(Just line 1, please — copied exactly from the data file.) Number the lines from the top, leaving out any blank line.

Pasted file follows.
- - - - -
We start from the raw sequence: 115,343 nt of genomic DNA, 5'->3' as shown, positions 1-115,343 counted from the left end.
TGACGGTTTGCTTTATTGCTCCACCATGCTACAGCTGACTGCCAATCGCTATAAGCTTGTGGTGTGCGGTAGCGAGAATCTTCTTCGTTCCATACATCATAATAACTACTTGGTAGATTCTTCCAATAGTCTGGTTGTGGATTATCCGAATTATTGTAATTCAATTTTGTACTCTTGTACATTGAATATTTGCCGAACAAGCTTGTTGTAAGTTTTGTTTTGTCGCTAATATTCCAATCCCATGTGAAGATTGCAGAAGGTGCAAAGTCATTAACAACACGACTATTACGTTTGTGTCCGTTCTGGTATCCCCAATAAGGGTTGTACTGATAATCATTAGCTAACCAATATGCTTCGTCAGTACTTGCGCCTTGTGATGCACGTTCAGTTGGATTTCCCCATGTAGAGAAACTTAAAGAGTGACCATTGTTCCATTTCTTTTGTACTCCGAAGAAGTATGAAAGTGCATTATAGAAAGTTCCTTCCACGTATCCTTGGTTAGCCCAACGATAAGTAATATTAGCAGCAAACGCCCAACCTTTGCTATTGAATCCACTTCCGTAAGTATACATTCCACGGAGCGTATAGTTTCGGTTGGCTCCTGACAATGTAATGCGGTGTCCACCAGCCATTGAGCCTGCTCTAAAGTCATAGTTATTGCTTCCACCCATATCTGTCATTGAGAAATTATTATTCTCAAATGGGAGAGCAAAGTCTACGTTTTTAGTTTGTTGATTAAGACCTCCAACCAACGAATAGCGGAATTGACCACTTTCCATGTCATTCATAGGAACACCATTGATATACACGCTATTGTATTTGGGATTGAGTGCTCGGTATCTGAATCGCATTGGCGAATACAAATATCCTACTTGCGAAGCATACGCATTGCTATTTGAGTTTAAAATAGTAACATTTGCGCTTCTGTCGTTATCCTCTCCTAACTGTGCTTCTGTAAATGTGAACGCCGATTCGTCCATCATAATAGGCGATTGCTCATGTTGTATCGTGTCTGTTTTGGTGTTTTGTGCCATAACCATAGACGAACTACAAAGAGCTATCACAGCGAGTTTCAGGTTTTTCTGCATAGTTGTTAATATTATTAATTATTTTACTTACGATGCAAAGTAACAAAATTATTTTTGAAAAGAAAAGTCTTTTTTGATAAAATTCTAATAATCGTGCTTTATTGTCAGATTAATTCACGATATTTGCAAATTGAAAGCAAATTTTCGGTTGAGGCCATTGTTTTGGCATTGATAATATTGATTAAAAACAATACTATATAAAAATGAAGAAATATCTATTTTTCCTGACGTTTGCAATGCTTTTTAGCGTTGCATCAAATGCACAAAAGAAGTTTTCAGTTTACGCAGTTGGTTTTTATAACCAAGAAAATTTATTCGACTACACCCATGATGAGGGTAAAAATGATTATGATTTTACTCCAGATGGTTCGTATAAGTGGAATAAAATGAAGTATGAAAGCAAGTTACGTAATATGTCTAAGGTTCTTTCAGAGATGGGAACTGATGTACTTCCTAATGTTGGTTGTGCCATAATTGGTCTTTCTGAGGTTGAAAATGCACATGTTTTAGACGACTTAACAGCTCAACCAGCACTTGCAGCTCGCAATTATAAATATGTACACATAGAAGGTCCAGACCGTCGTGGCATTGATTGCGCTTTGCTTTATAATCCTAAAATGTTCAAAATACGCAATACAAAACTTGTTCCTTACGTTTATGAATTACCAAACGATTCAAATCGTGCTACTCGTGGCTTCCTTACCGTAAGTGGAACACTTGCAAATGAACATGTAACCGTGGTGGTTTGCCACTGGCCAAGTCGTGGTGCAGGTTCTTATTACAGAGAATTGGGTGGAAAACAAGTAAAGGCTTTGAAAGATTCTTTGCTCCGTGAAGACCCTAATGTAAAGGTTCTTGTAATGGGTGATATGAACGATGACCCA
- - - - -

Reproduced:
We start from the raw sequence: 115,343 nt of genomic DNA, 5'->3' as shown, positions 1-115,343 counted from the left end.